Post by heroicmuse on Sept 29, 2023 6:26:53 GMT -5
Week 459 - 5 Mr. Berger leaned forward and said to Ari, “At the rate you’re telling this story, it’ll be time to go back to school by the time you finish it. So let’s get to the point. I don’t want to hear about how badly you wanted to go home and see your friend and how you might have, in the back of your mind, misbehaved on purpose to achieve that end. Save that for your therapist.”
“Or Grandma Marlena,” Will added. Sonny put his finger on his lips.
“Precisely,” Mr. Berger said. “What I need to know is exactly what you did to get in this trouble. I also need to know whether you have been punished any other time during camp and whether administration has ever been unfair or mean to you.”
“How am I supposed to tell you all that?” Ari asked nervously.
“Simple. I ask questions, you answer them honestly. Remember, nothing you say will leave this room. I’m only asking so that if the camp persists in wanting to throw you out without repaying your parents for the time you didn’t spend here, I can possibly do something about that.”
“Like sue?” Ari asked hopefully.
“We’ll see,” Mr. Berger said. “Now, let’s start with today. What exactly happened?”
“We were supposed to go swimming after lunch, but the camp director said that it looked like rain and cancelled it. She was stupid. Do you see any rain?”
“No editorializing,” Mr. Berger said firmly.
“That means adding your opinions,” Gabi added. “Do that at home when we’re finished with this, mija.”
Ari’s eyes darted back and forth nervously. Mr. Berger said, “Tell us what happened next.”
“I saw a boy over at the little kids’ table looking sad. He said he wanted to go swimming. So I said, I know where Mrs. Lindstrom keeps the keys to the pool.”
“Ari!” Sonny said, but now Mr. Berger was the one to put his finger on his lips.
Mr. Berger asked, as Ari stared down at the table, embarrassed, “Did you know this boy, or was it the first time you’d seen him?”
“I knew him a little,” Ari said, “cause we see the same kids every day. So I knew, like, his name, but I didn’t really know him.”
Mr. Berger nodded. “Go on. What happened next?”
“Mason said stealing was wrong and I said but our parents paid for us to go swimming and we’re not going, so we’re just taking what’s ours. I told him after lunch follow me and do what I say and we’ll get the keys.”
Sonny’s arms were crossed as Ari glanced at him, then away. She swallowed hard. “How much trouble am I in?”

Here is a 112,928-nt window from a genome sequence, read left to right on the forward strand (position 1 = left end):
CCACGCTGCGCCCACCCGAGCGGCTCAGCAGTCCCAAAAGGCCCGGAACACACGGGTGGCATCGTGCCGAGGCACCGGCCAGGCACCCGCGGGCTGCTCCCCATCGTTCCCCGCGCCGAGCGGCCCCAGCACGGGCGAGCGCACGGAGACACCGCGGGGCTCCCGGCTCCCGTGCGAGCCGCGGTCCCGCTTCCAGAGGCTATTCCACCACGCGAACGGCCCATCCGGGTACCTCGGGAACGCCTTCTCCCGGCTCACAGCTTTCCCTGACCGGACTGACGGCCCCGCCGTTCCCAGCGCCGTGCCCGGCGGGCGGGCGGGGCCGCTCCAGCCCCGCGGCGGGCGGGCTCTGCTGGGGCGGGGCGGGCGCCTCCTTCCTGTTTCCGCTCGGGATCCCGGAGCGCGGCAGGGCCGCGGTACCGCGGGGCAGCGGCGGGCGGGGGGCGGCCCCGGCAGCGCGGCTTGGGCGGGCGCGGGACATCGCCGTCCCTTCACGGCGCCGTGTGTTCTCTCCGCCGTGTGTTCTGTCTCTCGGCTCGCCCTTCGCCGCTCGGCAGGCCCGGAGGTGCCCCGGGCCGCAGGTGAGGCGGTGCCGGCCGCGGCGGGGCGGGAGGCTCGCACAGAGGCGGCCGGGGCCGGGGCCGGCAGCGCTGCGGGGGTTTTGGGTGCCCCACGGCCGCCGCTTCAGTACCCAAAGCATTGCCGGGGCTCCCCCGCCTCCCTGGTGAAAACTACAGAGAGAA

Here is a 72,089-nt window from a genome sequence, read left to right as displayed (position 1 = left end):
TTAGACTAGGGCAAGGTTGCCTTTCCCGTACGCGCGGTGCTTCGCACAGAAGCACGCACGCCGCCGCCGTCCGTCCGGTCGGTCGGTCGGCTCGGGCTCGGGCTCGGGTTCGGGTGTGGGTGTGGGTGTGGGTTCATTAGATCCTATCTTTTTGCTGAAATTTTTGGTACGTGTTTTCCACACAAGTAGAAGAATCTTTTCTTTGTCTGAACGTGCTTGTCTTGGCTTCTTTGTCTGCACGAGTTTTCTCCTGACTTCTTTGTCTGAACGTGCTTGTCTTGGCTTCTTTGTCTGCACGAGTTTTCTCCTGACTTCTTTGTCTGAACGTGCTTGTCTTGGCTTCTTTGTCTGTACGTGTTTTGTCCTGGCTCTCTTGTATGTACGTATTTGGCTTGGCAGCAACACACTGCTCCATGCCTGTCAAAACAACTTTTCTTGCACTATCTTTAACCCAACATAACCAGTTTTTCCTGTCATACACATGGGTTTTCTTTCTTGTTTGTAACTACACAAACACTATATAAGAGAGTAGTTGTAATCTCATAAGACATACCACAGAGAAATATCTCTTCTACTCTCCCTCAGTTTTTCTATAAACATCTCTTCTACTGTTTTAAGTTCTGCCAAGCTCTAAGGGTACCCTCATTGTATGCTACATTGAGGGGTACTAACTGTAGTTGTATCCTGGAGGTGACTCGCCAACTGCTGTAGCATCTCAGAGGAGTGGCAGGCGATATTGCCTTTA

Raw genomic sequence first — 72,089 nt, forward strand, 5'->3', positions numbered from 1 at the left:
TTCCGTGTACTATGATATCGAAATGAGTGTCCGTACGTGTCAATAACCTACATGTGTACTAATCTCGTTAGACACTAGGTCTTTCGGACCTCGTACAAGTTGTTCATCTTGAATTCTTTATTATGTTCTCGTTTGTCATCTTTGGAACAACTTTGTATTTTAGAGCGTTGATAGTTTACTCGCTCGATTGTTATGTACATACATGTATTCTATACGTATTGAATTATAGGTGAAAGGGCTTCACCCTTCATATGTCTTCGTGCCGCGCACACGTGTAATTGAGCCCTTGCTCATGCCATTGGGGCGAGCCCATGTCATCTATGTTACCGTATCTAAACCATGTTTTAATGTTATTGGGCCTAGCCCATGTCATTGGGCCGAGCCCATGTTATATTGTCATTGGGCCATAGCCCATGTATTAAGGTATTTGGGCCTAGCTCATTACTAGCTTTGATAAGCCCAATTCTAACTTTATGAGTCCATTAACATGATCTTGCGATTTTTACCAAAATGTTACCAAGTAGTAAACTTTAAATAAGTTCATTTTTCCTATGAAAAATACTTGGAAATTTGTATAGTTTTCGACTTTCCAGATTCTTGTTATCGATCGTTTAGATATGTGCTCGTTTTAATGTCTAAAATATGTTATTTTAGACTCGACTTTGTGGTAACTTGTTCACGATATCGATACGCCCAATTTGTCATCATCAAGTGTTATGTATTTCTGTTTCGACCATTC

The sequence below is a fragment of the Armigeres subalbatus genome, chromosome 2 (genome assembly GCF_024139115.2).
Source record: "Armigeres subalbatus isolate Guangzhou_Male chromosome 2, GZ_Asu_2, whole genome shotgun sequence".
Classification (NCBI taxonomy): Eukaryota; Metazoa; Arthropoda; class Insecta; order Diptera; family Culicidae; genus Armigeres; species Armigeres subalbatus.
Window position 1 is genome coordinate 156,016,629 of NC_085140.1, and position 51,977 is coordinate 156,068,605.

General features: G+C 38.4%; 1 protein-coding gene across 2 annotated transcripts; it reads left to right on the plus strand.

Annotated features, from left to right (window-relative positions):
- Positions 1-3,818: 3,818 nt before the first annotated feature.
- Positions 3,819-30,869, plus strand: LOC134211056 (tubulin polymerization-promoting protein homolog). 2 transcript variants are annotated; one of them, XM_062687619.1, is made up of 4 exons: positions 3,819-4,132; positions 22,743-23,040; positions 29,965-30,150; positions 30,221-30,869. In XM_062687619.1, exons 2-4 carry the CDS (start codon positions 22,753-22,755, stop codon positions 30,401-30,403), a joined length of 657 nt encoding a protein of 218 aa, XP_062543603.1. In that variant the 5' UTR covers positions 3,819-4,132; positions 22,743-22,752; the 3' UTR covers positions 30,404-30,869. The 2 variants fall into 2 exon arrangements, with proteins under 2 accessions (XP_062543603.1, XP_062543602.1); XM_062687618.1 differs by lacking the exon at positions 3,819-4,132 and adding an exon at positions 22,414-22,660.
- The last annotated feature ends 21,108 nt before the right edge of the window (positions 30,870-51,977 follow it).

“It doesn’t sound good right now,” Mr. Berger said. “Let me ask you this, Ari. What were you thinking when you made this suggestion?”
“Just that I wanted to make Mason happy by getting the keys.”
“Did you realize that you were getting a younger child into trouble?”
“I-I didn’t think about it. I just wanted to go swimming and Mason did too.”
“And you wanted to get kicked out of camp,” Sonny added.
“Not really. I mean, yeah, but I wasn’t THINKING that,” Ari said, raising her voice.
“Arianna,” Gabi said, kneeling down so she was eye level with Ari. “What you did was wrong for a lot of reasons. Not because you got Mason in trouble. But if you’d been unlucky, we might have gotten a call that you were found floating facedown in the pool.” Her voice shook. “If there had been an accident, if you had fallen while no one was here to watch you because no one knew you were swimming, I… I don’t know what I would have done.”
Ari’s eyes widened.. “I’m sorry, Mama,” she whispered.
“I know you are.” Gabi blinked hard. “You know the camp director was talking about calling the cops? Jail’s not a place you ever want to go, Arianna. I know you’re impulsive and hotheaded. You get that from me. But you have to control it better than I did, mija. You cannot end up in jail like I did. Do you understand me?”
Ari nodded, too intimidated to speak. Gabi turned toward Sonny and Will and said, “I know we don’t always see eye-to-eye but I’m sure we all agree she needs to be punished when we get home.”
“No argument here,” Sonny said. He asked Mr. Berger, “Is there any chance we’re going to get our money back?”
“I doubt it,” Mr. Berger said. “We haven’t really looked into whether the camp’s claims that your daughter has been a problem all along are justified, but from what she’s telling me, she put her own and another camper’s safety at risk and broke the rules as well as the law. I say cut your losses; you’re lucky the camp isn’t pressing charges against her.”
Sonny nodded. “Get your things, Ari, and let’s go.”
Ari stood. “Can I say sorry to Mason?”
“You can write him a letter,” Sonny said firmly. “And don’t think you’re going to get to see Nell before she goes back to Australia, either. You’re not leaving the house until school starts. In fact, you’ll be lucky if you get to leave your room.” He glanced at Will and Gabi. “Right?”
Gabi bit her lip, but she nodded. Sonny looked at Will, who said, “I guess.”
“Not as enthusiastic as I would have liked, but I’ll take it,” Sonny said. “Are your things packed, Ari?”
“Yes,” Ari whispered, her voice shaking. She got up slowly and grabbed her backpack. “Daddy Sonny?”
Sonny held up his hand. “Not now, Ari. I’m too upset with you to speak.”
Ari sighed deeply as she put her backpack on. “I hope he still loves me,” she said to herself. “He’s not my real Daddy so maybe I went too far.”
Dani sank into her seat at the coffee shop.
“My mom sweaars by tea,” Sarah said, “but I find a good, hot cup of hot chocolate works equally well. Maybe it’s all the whipped cream.”
Dani nodded distractedly. She was staring into space.
Sarah waved a hand in front of her face. “Earth to Dani,” she said. “Come on, the whole point of coming here was to get out of your head a little bit.”